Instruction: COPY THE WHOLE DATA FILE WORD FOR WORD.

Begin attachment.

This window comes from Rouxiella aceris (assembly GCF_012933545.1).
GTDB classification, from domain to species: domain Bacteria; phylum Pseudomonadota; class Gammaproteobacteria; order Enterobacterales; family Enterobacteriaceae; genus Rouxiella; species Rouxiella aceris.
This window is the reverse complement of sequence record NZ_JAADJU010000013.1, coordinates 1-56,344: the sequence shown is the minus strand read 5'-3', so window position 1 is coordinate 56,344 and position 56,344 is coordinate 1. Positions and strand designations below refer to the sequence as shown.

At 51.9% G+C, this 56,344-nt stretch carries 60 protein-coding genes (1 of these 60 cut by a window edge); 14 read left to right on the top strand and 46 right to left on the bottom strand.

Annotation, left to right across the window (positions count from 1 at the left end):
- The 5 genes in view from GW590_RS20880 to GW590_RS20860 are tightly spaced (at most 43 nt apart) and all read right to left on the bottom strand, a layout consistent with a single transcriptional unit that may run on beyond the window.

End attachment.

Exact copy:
This window comes from Rouxiella aceris (assembly GCF_012933545.1).
GTDB classification, from domain to species: domain Bacteria; phylum Pseudomonadota; class Gammaproteobacteria; order Enterobacterales; family Enterobacteriaceae; genus Rouxiella; species Rouxiella aceris.
This window is the reverse complement of sequence record NZ_JAADJU010000013.1, coordinates 1-56,344: the sequence shown is the minus strand read 5'-3', so window position 1 is coordinate 56,344 and position 56,344 is coordinate 1. Positions and strand designations below refer to the sequence as shown.

At 51.9% G+C, this 56,344-nt stretch carries 60 protein-coding genes (1 of these 60 cut by a window edge); 14 read left to right on the top strand and 46 right to left on the bottom strand.

Annotation, left to right across the window (positions count from 1 at the left end):
- The 5 genes in view from GW590_RS20880 to GW590_RS20860 are tightly spaced (at most 43 nt apart) and all read right to left on the bottom strand, a layout consistent with a single transcriptional unit that may run on beyond the window.